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How We Test HDDs And SSDs

Steady State

Steady state performance is often associated with enterprise workloads. For the most part, that is where I think it can stay. Client SSDs spend most of their time idling. The TRIM command, garbage collection and wear-leveling schemes have a chance to clean the NAND cells, which are kept ready for fresh writes.

Image 1 of 2

Image 2 of 2

The two images above are what we've come to associate with steady state performance. In a client environment, you never write 4KB blocks to your SSD for hours at a time. The first chart shows the second pass, not even the initial pass with clean cells available to absorb the write load. The second chart is what we are most interested in looking at. It illustrates your span of random performance in a worst-case scenario. Ideally, you'll see high IOPS throughput and a consistent flow of data, without much deviation. 

There are some instances when steady state performance data is more relevant, such as prosumer workloads. Sequential mixed workload steady state testing shows us how a drive behaves after heavy multimedia editing on a secondary drive. Since we don't know what everyone's typical mix is, we show everything from 100% read to 0% read (which is 100% writes).

  • damric
    How I test an SSD. HARD RESET my computer 20 times. If the SSD is still recognized by the motherboard, then the SSD controller is worth a flip.

    SSDs will never wear out due to IOPs. Only the controllers break. Quit kidding yourselves.
    Reply
  • schizz69
    Great article. Always good to get a glimpse inside the process, which Tom's is always so willing to do.
    Thanks Chris.
    Reply
  • ssdpro
    You'll notice all these review sites keep their tests nice and short. That way Samsung stays happy and keeps buying ad space. If they tested a drive months apart Samsung would be exposed with those floppy disk slow reads.
    Reply
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  • Gurg
    None of these tests give the consumer any indication of the degredation of the performance of the SSD over time. While my systems have been become more powerful and the software has been updated, the performance of my main SSD used mostly for for W7 and hardware drivers and as measured by Passmark runs has declined by 38% in about three years.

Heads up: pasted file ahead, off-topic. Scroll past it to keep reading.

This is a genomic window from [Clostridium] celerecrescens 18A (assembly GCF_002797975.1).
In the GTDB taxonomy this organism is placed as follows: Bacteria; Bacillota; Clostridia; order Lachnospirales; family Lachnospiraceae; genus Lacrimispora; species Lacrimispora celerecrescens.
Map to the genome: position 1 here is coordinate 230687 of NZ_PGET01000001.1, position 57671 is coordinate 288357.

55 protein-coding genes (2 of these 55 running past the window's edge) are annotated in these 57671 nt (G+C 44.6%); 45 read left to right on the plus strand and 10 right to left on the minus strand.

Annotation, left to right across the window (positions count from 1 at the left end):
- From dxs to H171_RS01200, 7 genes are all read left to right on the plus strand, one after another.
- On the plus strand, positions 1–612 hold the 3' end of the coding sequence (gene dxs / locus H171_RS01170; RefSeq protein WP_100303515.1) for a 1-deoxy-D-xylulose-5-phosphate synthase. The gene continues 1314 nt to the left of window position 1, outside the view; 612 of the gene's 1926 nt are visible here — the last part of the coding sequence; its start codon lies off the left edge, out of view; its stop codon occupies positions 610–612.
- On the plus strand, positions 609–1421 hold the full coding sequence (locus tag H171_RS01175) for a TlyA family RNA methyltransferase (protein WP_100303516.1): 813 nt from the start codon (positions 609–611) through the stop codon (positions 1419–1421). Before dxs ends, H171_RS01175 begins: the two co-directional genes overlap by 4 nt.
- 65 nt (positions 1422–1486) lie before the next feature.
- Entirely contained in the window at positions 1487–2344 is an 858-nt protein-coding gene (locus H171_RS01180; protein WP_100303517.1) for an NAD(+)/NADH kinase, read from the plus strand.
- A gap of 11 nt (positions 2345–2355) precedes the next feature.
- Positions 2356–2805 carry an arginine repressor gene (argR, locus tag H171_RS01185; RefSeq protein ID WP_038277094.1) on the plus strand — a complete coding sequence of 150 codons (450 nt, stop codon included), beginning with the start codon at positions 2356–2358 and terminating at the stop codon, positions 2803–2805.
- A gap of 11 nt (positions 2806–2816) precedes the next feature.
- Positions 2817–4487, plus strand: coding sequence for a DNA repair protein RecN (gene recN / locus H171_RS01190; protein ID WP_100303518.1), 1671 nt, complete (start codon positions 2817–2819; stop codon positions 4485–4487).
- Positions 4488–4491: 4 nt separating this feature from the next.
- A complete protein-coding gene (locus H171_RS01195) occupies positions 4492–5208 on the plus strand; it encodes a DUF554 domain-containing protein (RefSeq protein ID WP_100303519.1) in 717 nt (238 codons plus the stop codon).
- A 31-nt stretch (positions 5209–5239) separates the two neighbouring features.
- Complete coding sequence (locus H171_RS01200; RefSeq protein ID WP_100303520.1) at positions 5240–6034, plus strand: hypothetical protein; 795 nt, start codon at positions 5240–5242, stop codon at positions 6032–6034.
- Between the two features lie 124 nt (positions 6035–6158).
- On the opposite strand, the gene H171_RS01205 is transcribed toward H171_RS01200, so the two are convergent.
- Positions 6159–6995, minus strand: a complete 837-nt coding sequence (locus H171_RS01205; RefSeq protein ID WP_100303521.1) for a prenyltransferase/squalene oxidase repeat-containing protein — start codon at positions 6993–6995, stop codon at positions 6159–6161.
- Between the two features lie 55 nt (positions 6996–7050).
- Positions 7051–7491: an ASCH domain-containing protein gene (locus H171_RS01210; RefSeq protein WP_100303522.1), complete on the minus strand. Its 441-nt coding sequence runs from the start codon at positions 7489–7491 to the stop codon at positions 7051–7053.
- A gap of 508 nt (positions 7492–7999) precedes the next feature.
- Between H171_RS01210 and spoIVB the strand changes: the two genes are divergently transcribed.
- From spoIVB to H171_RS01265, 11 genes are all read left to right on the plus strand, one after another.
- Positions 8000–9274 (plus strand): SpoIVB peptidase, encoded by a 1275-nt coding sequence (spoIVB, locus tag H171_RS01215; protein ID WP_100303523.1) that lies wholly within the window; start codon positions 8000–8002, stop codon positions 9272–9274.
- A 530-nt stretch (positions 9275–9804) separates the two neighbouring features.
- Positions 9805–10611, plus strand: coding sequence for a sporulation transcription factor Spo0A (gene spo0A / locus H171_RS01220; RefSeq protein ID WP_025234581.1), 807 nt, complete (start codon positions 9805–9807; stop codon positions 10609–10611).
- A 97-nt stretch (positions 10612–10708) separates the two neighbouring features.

Reply
  • unityole
    @Gurg, as SSD over time, either via temperature or usage or amount of data filled performance declines. if you secure erase and install new window and it'll back to brand new performance again, tbh i think this article cover most of it, maybe you're just confused between a good ssd or uncleaned window files slowing down your system.
    Reply
  • ykki
    How I test an SSD. HARD RESET my computer 20 times. If the SSD is still recognized by the motherboard, then the SSD controller is worth a flip.

    And that will be all on your first day of "How to test hardware the MacGyver way"

    Tomorrow we will learn to test psu's by putting them in microwave at 50 degree C for 60 minutes while it itself is powering the microwave.
    Thank you. :lol:

    Reply
  • damric
    15491425 said:
    How I test an SSD. HARD RESET my computer 20 times. If the SSD is still recognized by the motherboard, then the SSD controller is worth a flip.

    And that will be all on your first day of "How to test hardware the MacGyver way"

    Tomorrow we will learn to test psu's by putting them in microwave at 50 degree C for 60 minutes while it is powering the microwave.
    Thank you. :lol:

    I choked on my drink you had me LOLing so hard :)
    Reply
  • unityole
    15491425 said:
    How I test an SSD. HARD RESET my computer 20 times. If the SSD is still recognized by the motherboard, then the SSD controller is worth a flip.

    And that will be all on your first day of "How to test hardware the MacGyver way"

    Tomorrow we will learn to test psu's by putting them in microwave at 50 degree C for 60 minutes while it itself is powering the microwave.
    Thank you. :lol:

    calm down!!
    Reply